I attended the Eduserv 2008 Symposium recently. The theme was ‘What do current Web trends tell us about the future of ICT provision for learners and researchers?’. The day provided a good mix of speakers, and for me one in particular stood out, Geoff Bilder from CrossRef. His talk was intriguingly entitled ‘Sausages, coffee, chickens and the web: Establishing new trust metrics for scholarly communication’.
Whilst writing this blog I visited Geoff’s blog Louche Cannon (very entertaining it is too) and there he refers to his feelings about the thorny issue of trust:
“It may sound incredibly un-hip and reactionary, but to hell with the wisdom of crowds. Watching the crowd might be entertaining, but when I need to work, I can get far better results if I constrain that crowd to a few people whose opinions I have reason to respect.”
Geoff’s main point was that we are really continuing to underestimate the importance of trust. It is often implicit but rarely explicit. He referred to what he called the ‘Internet Trust Anti-Pattern’ whereby a system is set up by a core of self-selecting high-trust technologists. Then the masses, for want of a better expression, start to use the system and as it becomes more successful the risk grows that a strain will be placed on it by untrustworthy users. Think of spam, viruses, phishing, and generally dodgy content – we are all well aware of these things and find them a real nuisance on a daily basis. There is undoubtedly a trust problem and users are often uneasy, though generally we have not reached the point where systems are widely declared to be ‘untrustworthy’.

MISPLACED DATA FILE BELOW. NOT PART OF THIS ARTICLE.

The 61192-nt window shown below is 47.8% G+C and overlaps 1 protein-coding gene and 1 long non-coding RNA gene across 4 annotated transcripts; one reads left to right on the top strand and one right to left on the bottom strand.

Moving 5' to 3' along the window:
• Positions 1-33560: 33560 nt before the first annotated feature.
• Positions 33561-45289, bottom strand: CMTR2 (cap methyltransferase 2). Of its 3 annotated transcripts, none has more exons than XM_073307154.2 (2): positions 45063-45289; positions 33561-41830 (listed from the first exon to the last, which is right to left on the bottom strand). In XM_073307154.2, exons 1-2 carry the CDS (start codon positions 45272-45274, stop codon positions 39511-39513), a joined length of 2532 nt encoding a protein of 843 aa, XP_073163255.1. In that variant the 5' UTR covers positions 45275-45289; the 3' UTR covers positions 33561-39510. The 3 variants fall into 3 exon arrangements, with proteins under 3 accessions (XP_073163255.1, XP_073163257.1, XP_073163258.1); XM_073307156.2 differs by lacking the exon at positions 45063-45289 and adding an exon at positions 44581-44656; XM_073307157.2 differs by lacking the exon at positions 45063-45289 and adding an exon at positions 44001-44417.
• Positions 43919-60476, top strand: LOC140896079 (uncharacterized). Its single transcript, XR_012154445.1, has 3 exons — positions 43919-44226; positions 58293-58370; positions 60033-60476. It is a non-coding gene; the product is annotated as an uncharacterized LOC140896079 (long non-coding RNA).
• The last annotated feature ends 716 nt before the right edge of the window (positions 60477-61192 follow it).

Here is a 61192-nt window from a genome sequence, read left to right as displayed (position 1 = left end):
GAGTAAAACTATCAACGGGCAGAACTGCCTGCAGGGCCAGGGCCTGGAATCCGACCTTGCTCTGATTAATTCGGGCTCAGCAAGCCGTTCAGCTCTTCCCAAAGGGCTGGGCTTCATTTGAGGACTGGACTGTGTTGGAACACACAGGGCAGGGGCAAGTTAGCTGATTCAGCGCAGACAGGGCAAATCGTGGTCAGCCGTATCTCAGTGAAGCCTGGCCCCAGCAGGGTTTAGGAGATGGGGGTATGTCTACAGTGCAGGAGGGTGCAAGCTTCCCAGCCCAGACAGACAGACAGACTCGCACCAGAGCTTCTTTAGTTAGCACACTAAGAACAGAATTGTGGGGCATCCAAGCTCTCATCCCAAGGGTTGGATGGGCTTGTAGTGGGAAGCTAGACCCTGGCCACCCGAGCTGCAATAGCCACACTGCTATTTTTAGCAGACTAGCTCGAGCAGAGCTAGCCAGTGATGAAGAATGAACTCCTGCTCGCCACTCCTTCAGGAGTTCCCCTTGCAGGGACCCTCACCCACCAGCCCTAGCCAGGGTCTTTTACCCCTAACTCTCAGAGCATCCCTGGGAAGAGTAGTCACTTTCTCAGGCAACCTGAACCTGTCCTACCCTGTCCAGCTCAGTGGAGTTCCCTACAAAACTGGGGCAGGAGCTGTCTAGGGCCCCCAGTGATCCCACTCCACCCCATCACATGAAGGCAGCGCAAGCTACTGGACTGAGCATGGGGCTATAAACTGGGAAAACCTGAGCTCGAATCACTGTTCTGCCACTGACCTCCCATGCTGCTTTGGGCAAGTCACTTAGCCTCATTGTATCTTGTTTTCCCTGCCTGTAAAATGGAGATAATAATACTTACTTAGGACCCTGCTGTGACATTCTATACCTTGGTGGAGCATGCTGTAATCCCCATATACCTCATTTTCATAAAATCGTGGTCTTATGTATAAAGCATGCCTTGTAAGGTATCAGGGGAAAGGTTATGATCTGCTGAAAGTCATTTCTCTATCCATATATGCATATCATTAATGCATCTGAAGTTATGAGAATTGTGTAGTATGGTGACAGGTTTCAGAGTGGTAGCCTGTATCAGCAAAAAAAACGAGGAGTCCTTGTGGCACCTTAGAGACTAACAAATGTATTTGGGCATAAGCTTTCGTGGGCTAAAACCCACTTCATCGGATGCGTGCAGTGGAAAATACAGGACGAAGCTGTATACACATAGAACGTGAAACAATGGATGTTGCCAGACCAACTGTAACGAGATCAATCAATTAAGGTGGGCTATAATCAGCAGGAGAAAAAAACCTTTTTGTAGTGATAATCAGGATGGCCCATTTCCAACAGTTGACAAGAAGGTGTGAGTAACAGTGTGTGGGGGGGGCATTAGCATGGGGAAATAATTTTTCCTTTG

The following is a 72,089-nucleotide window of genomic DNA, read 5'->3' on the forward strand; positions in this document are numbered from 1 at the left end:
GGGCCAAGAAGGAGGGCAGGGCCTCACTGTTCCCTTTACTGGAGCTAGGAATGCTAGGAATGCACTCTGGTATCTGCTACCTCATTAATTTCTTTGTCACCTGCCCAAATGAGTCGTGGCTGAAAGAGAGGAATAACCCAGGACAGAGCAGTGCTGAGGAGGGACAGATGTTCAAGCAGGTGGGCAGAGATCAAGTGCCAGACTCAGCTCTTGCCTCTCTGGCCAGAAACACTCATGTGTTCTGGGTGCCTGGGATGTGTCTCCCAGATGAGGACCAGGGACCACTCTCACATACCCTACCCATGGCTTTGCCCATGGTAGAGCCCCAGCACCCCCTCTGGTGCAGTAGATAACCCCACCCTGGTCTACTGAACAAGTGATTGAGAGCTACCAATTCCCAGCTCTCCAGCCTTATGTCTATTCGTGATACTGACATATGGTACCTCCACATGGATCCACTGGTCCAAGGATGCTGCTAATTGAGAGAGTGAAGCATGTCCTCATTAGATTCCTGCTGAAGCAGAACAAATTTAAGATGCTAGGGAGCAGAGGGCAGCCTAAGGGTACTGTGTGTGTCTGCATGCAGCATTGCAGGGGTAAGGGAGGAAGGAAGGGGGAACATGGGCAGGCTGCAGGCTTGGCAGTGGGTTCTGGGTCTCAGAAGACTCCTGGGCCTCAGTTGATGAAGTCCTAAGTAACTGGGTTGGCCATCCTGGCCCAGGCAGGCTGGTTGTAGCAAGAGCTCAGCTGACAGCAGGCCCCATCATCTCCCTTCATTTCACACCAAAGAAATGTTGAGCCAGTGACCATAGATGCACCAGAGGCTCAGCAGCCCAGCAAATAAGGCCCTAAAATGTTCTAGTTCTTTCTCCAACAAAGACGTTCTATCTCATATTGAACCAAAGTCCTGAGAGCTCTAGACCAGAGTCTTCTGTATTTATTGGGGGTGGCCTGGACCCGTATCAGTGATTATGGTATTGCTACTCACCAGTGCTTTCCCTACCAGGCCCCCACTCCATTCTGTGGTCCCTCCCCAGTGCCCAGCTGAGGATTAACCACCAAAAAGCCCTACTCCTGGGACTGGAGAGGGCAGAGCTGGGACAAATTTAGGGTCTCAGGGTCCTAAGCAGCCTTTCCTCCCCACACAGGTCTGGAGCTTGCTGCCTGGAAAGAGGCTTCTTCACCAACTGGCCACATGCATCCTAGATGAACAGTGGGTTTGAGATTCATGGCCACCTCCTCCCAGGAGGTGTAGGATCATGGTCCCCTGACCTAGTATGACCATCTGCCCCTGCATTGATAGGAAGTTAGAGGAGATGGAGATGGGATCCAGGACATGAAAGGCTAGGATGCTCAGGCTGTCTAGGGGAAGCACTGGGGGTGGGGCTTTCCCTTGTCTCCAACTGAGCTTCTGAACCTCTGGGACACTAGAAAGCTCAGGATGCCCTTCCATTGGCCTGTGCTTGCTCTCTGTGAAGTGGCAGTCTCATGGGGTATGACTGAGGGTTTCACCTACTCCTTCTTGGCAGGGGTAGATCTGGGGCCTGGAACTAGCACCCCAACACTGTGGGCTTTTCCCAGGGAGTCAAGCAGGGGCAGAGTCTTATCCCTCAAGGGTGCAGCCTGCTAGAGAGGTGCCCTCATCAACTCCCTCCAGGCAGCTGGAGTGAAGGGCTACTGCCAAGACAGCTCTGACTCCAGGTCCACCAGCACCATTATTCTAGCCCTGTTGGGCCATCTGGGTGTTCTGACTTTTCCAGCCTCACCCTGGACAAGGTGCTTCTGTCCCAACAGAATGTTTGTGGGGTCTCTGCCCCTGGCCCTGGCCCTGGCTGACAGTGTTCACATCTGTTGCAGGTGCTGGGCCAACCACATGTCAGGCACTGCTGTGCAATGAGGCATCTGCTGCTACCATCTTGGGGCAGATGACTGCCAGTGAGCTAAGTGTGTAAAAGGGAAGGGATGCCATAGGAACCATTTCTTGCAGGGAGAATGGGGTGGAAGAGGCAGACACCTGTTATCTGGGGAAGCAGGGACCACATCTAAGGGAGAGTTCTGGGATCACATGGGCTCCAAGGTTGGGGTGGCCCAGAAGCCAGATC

When we think about how we establish trust, it may be through personal acquaintance, perhaps we trust someone because someone we know trusts them. It may alternatively be through a proxy, where trust is effectively extended to strangers. Looking at trust from a different perspective, we can think in terms of trust among equals, where coercion cannot really be applied, as opposed to trust where coercion can enforce behaviour. The traditional scholarly publishing domain works largely through personal trust and there is the possibility of the use of coercion. The internet works largely in the sphere of strangers and there are few means to know whether something is trustworthy or to enforce behaviour.
Geoff argued that the success of eBay, Amazon and Google is partly about their understanding of the importance of trust. Right from the outset eBay thought about how to ensure that people would trust the mechanisms that they had for buying items online – they built in a trust metric. Amazon implemented uncensored reviews, lowering the risks of buying something online. Within Google the page rank is an implicit trust metric that works extremely well.
Web 2.0 is very much about trust. We can pretty much subscribe to someone else